Even on the less spectacular mornings there has been plenty to be happy about on the Common this week. The little grebes still have their fiercely protected nest, and are often seen fishing by the edge of the Boating Lake (how they do love to inhabit those shady areas out of the light!) There are a few tufted ducks back on the Common with two or three on the Boating Lake (although usually they seem to prefer the Cemetery Lake). Not to be outdone, the swan family have been posing quite nicely for pictures in the pale morning light.
Away from the ponds there are all the little signs that Autumn is easing it’s way in: a few ripe chestnuts that make me want to light a fire on which to roast them (but not under any circumstances on the Common, please), shiny conkers, acorns, and delicate fungi. All this is worth the dropping temperatures and sorting of gloves ready for winter (how is it that I have about eleven gloves but no matching pairs?)
Even better, despite all these autumn treats, summer is not yet gone: the trees are mostly fresh and green (and how lucky are we to have so many of them?) Sunny corners are still busy with speckled woods, and the bees are buzzing around any available flowers. This in between season really is ticking all my boxes!
This week has been a lot about the dragonflies. Like me, they seem to be trying to squeeze everything possible out of the last few moments of summer. The pond-sides have been busy with the sound of their wings, and every now and then I have had to stop abruptly at the sight of a shimmering body on the path ahead of me. They regard me with their huge complex eyes, and promptly depart.
Although the insect numbers are diminishing as the weather cools a little, there are still a good number of tiny creatures trying to avoid my lens: shieldbugs swinging on grass stalks, damselflies staring at me with their outsize eyes, holly blue butterflies on the heather, and speckled woods flitting around every sunny corner.
Another great delight for me this week has been watching the little grebes on the Boating Lake as they dive, and then emerge far away from their original point of entry with an ill-fated fish in their beaks. They require a fair bit of patience photography wise, as they seem to like to fish in places where the shadows are greatest and the light lowest. Just as I have them in sight they dive again, emerge in a sunny spot, look at me with mischief in their eyes, and dive back into the gloom.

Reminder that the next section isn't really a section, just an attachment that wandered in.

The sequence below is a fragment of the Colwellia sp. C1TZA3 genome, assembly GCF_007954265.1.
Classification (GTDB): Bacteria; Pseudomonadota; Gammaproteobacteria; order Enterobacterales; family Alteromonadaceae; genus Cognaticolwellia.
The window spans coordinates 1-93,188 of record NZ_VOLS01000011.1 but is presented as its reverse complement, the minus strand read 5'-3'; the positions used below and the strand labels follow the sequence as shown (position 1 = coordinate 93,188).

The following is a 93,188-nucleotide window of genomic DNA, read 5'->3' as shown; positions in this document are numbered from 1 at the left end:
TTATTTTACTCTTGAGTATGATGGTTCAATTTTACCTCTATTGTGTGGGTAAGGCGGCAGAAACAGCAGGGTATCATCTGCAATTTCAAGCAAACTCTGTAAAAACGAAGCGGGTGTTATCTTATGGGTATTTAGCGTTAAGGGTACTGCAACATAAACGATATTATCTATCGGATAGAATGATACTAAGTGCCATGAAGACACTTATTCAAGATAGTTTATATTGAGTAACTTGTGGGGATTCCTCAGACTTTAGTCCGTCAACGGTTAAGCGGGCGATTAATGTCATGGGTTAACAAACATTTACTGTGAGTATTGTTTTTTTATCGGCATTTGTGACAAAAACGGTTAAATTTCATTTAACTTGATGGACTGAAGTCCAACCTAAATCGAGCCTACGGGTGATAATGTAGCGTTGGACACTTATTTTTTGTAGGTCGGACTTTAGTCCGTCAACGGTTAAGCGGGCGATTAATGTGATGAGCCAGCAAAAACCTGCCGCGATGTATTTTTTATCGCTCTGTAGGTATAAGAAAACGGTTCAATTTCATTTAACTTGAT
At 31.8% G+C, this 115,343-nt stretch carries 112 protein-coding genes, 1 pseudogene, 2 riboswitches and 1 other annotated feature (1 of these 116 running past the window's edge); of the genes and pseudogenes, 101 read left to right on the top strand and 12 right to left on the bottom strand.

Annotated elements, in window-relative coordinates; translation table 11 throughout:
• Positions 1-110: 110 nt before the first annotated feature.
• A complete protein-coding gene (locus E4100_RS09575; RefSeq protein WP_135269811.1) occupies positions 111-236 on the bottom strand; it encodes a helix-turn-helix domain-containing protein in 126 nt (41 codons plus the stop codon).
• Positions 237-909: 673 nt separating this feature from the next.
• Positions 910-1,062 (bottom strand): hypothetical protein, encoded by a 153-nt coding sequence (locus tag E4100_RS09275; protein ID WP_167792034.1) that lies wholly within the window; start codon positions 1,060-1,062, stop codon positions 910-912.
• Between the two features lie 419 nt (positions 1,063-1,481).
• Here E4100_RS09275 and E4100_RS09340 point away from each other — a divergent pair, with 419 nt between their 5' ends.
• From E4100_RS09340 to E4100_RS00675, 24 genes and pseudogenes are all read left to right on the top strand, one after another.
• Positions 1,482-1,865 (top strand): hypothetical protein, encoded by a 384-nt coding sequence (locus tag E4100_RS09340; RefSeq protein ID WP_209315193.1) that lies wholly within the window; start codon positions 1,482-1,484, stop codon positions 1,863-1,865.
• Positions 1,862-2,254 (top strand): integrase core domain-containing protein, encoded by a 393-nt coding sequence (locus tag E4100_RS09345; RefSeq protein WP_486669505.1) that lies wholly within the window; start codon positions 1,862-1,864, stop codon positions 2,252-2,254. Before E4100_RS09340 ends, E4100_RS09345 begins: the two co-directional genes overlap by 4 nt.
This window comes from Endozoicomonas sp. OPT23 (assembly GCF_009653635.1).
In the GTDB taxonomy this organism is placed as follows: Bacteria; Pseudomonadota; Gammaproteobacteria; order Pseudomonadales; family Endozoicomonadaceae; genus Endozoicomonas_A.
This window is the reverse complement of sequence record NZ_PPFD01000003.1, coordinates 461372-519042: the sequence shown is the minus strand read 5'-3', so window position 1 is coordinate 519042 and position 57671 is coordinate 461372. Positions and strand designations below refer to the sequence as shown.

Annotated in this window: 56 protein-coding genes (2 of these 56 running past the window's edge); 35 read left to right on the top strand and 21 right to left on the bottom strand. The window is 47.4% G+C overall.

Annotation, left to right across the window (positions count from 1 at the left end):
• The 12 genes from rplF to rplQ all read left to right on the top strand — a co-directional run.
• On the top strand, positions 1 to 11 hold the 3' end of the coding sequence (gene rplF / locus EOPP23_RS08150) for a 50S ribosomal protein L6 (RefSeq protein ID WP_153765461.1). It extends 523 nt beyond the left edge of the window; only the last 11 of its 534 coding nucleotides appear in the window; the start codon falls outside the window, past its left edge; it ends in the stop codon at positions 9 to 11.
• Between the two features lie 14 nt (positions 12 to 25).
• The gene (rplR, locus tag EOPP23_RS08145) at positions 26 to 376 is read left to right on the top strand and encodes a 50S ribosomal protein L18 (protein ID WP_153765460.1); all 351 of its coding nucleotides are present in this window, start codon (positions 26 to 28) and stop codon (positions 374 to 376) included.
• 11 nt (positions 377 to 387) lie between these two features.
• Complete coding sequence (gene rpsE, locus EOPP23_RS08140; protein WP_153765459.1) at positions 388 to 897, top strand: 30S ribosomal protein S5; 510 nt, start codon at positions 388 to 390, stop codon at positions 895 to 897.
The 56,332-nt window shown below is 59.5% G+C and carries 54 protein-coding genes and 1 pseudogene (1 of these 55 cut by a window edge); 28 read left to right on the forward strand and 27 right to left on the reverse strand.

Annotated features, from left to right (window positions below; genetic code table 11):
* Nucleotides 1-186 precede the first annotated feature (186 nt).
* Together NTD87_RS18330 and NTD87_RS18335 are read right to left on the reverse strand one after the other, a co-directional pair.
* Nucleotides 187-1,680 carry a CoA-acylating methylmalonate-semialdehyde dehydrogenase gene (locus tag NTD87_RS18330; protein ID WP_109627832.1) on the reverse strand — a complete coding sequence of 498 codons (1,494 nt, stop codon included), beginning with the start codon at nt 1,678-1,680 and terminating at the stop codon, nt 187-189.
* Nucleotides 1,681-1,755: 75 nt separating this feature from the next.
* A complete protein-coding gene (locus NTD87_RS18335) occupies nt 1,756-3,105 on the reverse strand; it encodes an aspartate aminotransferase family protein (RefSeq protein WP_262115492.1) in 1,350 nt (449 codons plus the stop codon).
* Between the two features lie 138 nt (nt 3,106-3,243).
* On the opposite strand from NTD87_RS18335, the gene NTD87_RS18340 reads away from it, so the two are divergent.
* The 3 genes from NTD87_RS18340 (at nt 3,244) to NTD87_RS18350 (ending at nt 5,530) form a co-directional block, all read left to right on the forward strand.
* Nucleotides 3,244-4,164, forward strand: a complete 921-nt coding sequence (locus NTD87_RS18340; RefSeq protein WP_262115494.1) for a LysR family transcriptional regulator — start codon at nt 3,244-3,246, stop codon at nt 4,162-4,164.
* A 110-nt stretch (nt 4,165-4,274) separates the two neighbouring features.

A visit to the Boating Lake is never complete without a quick mention of the cygnets: despite still having their grey juvenile colours they are taking on the elegant pose of mature swans now. It won’t be long until they are learning to fly and their parents are making plans to help them to move on.
In the background, autumn is slowly but steadily creeping across the Common: the mornings are cooler, and I have found a few conkers and numerous acorns lying around. What delightful photography subjects they are: you can pick them up and move them to a convenient environment where they stay still indefinitely. Although I am clinging on desperately to the last moments of summer, I am, in reality, ready to welcome the warm colours and crisp mornings of autumn.
After two weeks of sunshine in Barcelona, I’m back in intermittently sunny Southampton, and enjoying occasional opportunities to stroll the Common (in between more pressing school holiday related activities).
It seems to have become that in between season: summer one minute and autumn the next, and my backpack is full of layers of clothing that I spend the day faffing around with. I have found a few fungi and quite a number of acorns on the Common, and whilst it’s sad to think of summer drawing to a close these autumnal subjects do have the definite attraction of staying still to have their photo taken.
However, there is still enough summer around for me not to dwell too much on the chillier seasons: I have been chasing dragonflies, with varying degrees of success, and the damselflies are still busy in the tall grass beside the ponds.
There are also quite a few butterflies still teasing me with their fast wings, although they are starting to look a little weather worn.
There is also every potential for the weather to revert back to full on summer the minute schools re-open. So, all in all, I am not packing up my summer photography ideas just yet.